To ensure affordable housing access is a priority
Prior to Hurricane Maria, Puerto Rico had already identified the need to build 74,000 new homes of social interest1. In the aftermath of the hurricane, the demand for safe and affordable housing increased considerably/dramatically.
Although it is estimated that 43.5% of Puerto Rico’s population lives below the poverty line2, only about 1 in 5 households receives public housing assistance. According to a Department of Housing and Urban Development report, there were more than 25,000 unanswered public housing assistance applications and more than 8,000 on the waiting list of the housing choice voucher program, commonly known as "Section 8 vouchers."3. 57% of renters and 43% of homeowners invested more than 1/3 of their income in rent or mortgage payment. Maintaining home access becomes a costly investment that results in savings, on the one hand, and shortages in other areas.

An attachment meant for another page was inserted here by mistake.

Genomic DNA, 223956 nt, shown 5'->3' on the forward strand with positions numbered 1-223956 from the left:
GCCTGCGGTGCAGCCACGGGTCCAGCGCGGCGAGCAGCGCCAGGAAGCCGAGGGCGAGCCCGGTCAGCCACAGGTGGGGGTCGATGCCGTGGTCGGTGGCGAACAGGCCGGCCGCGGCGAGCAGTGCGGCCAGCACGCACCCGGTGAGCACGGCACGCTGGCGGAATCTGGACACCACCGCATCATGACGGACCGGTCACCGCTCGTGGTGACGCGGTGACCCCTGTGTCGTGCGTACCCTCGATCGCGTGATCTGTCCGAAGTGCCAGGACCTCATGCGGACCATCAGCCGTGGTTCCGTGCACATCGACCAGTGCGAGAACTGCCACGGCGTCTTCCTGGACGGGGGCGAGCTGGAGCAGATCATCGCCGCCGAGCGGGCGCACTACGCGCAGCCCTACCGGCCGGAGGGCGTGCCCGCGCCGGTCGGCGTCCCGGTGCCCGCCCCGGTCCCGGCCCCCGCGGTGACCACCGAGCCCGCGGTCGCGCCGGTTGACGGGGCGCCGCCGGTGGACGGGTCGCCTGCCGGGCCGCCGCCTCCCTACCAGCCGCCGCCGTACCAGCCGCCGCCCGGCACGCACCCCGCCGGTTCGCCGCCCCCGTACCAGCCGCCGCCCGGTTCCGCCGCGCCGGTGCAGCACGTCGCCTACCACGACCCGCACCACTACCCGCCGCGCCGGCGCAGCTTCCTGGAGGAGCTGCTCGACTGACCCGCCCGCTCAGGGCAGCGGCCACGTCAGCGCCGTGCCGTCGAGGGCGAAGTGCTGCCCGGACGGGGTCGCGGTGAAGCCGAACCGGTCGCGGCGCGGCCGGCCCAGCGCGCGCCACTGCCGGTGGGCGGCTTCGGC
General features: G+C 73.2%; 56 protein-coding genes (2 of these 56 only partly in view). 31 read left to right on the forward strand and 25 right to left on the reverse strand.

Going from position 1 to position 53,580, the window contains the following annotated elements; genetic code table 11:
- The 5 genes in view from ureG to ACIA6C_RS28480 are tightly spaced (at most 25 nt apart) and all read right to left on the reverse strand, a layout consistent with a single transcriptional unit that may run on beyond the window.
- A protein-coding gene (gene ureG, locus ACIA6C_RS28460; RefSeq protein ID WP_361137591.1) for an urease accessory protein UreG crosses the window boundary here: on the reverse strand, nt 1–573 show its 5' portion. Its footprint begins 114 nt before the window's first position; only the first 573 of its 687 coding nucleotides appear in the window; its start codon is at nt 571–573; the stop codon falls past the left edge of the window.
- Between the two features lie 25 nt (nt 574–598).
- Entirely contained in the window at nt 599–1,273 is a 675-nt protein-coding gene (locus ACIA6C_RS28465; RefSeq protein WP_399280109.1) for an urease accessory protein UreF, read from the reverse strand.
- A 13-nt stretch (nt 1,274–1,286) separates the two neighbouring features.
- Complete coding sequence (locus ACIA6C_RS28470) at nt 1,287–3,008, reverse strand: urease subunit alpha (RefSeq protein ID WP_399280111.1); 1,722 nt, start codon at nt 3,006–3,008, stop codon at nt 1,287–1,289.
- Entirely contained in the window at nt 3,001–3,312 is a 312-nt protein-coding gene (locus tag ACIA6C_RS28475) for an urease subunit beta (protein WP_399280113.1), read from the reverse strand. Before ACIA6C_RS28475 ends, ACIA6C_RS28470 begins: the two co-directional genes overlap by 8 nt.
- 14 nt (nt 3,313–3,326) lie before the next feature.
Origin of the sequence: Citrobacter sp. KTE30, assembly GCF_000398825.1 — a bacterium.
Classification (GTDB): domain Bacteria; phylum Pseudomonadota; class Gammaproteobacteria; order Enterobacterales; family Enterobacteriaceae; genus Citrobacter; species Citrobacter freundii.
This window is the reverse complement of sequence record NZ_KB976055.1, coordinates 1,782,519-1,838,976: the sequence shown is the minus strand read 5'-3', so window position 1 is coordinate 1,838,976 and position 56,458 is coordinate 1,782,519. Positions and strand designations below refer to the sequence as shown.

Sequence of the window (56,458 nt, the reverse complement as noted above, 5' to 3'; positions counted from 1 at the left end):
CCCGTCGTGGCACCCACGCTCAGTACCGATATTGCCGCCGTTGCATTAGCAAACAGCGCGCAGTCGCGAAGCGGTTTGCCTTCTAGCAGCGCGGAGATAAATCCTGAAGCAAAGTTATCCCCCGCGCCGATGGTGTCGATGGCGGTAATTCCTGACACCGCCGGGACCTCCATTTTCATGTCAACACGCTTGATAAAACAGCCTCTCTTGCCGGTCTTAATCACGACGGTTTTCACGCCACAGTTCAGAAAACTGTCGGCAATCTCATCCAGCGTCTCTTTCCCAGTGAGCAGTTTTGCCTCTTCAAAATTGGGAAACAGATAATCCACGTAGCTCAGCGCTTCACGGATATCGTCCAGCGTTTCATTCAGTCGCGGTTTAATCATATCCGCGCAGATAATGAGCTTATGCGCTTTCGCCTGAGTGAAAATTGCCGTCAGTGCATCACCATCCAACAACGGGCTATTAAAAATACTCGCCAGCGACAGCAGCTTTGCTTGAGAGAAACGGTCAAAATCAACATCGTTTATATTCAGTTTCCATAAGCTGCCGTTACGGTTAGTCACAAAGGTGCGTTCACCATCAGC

- 57% of renters
- 43% of homeowners
43.5% of Puerto Rico’s population lives below the poverty line
Only 1 in 5 households receives public housing assistance
Hurricane Maria’s extensive impact on Puerto Rico:
Over 500,000 homes were damaged.
More than 185,000 houses suffered major damage.
60% of FEMA requests for disaster assistance were denied for not being able to prove ownership. 5
The cost of homeownership clarification cases ranges from $5,000 to $20,000. 6
There is a high demand for workers in home repair and improvement, and shortage of skilled construction labor.
Encountering refusals to provide assistance, informal construction increases, compromising safety standards and regulatory compliance.
- Center for the New Economy,, "Providing Pandemic Rental assistance in Puerto Rico"
- US Census Bureau, Quick Facts: Puerto Rico
- CDBG-DR, 7th Amendment to the Puerto Rico Disaster Recovery Action Plan
- US Census Bureau, Puerto Rico Community Survey (2019)
- Center for Investigative Journalism, "FEMA Assistance Denials by FEMA pour in Puerto Rico"
- Habitat for Humanity of Puerto Rico and the Puerto Rico Builders Association interview